Mickey Hart, former percussionist, for the Grateful Dead, dons an electrode-studded cap at the beginning of every show and controls his performance’s light show with only his mind. These caps record brain waves, also known as electroencephalography data, which in turn drive the light show at his concerts. Images of the musician’s brain also soar 40 feet in the air and change color to reflect different types of brain waves detected by the EEG.
Thinking about moving a body part makes cells in an area of the brain called the motor cortex produce tiny electrical currents. The cap sends this information to a computer, which translates it into directions.
Hart was led to brain science because of his grandmother’s dementia. For years, she didn’t seem to recognize him and largely stopped speaking unless he played his drums for her, something which he said caused her to say his name.
Why I’m Curious: Beyond being a Grateful Dead fan, I’m particularly interested in electroencephalography and its huge potential to not just improve drug-induced concert experiences for hippies but to augment the way humans interact with technology and ultimately, to make things previously thought impossible occur, especially for those unable to do so with their own limbs and appendages.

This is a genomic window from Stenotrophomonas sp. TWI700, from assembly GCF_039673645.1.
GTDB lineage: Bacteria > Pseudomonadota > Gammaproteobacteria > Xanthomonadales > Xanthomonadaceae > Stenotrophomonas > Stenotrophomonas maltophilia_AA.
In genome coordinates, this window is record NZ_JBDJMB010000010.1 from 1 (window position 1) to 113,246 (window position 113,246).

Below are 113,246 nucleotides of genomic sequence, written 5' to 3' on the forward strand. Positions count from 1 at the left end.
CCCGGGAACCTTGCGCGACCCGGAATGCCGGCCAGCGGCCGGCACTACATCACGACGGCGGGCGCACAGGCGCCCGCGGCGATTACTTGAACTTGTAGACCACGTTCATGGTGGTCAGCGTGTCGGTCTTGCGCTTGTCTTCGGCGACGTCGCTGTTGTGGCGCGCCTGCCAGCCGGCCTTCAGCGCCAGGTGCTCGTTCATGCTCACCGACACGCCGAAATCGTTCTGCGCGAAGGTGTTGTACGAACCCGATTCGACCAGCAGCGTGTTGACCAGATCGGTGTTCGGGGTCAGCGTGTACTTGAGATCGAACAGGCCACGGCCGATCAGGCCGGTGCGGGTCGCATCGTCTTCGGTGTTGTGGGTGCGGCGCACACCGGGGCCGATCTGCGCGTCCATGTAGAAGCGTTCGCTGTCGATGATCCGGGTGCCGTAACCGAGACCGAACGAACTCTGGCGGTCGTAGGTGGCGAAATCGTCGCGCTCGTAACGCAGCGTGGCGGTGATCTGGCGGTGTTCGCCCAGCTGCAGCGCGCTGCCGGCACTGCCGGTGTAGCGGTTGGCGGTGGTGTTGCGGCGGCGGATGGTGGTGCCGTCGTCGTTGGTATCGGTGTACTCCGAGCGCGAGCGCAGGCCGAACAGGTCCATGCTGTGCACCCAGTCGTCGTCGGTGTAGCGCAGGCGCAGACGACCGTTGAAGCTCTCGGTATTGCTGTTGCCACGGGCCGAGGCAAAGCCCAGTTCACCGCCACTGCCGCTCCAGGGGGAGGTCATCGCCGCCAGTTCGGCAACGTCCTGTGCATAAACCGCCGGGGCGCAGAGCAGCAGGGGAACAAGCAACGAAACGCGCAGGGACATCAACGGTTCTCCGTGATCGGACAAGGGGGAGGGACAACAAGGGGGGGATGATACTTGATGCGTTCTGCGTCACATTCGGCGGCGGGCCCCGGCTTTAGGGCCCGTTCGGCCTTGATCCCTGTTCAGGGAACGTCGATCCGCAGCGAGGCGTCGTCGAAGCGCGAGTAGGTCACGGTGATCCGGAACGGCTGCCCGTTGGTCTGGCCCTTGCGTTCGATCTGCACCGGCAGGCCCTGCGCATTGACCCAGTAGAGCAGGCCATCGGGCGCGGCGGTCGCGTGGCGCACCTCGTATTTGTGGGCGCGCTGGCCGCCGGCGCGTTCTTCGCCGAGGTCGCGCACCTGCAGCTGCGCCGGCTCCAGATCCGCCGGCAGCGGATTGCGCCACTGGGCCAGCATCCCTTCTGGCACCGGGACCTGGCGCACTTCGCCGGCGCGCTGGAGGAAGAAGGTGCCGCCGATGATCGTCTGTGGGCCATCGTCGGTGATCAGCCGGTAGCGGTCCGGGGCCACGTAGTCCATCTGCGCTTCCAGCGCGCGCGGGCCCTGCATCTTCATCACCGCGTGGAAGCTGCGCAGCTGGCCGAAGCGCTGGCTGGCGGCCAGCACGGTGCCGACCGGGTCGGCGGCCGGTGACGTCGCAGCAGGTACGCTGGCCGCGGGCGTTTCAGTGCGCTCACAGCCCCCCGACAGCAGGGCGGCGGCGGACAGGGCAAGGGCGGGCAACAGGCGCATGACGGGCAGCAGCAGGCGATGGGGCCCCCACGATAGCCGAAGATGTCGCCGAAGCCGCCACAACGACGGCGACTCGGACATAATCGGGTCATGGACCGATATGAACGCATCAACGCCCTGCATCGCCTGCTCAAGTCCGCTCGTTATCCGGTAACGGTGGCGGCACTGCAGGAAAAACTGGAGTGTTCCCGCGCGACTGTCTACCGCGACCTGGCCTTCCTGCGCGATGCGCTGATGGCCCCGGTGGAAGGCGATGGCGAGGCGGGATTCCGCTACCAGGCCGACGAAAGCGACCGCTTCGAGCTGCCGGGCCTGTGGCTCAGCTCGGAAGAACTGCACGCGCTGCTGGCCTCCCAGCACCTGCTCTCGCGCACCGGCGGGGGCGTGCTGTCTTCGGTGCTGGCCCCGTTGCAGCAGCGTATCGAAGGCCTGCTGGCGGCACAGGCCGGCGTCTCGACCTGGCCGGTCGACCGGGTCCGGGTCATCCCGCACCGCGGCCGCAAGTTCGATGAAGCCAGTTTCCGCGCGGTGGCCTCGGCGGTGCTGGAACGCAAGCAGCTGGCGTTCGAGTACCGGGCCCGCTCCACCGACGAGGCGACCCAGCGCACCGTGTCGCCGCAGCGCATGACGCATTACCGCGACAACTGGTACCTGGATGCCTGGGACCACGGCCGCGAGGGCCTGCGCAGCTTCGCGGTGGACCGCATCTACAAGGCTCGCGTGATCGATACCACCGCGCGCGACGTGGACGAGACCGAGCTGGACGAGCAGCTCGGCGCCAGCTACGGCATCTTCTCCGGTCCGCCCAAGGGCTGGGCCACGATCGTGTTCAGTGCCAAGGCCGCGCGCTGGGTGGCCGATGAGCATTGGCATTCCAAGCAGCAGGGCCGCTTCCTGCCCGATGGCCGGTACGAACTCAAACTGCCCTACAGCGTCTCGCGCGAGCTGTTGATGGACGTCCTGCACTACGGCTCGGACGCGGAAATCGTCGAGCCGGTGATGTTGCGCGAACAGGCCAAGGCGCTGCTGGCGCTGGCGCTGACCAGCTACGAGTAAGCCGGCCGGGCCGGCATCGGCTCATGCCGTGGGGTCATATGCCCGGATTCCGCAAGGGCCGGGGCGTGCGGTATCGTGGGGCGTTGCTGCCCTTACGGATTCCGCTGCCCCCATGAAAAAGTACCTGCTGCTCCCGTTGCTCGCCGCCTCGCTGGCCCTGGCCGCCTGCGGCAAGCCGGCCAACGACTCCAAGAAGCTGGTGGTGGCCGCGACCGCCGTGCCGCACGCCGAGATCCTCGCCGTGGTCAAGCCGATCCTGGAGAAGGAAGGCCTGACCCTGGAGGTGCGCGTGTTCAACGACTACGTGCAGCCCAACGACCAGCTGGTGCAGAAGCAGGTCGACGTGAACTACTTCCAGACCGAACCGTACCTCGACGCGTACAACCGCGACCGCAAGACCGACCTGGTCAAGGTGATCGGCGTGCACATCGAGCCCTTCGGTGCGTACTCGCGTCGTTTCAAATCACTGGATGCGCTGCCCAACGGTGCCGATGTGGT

We’ve already witnessed researchers at the University of Minnesota controlling a “quadcoper” with their mind. But how about using this technology to control artificial limbs, wheelchairs, and other devices? It’s exciting to think about the vast improvements this technology will make to the quality of life for those physically handicapped individuals who can’t use the simple day-to-day devices and machinery that most of us take for granted.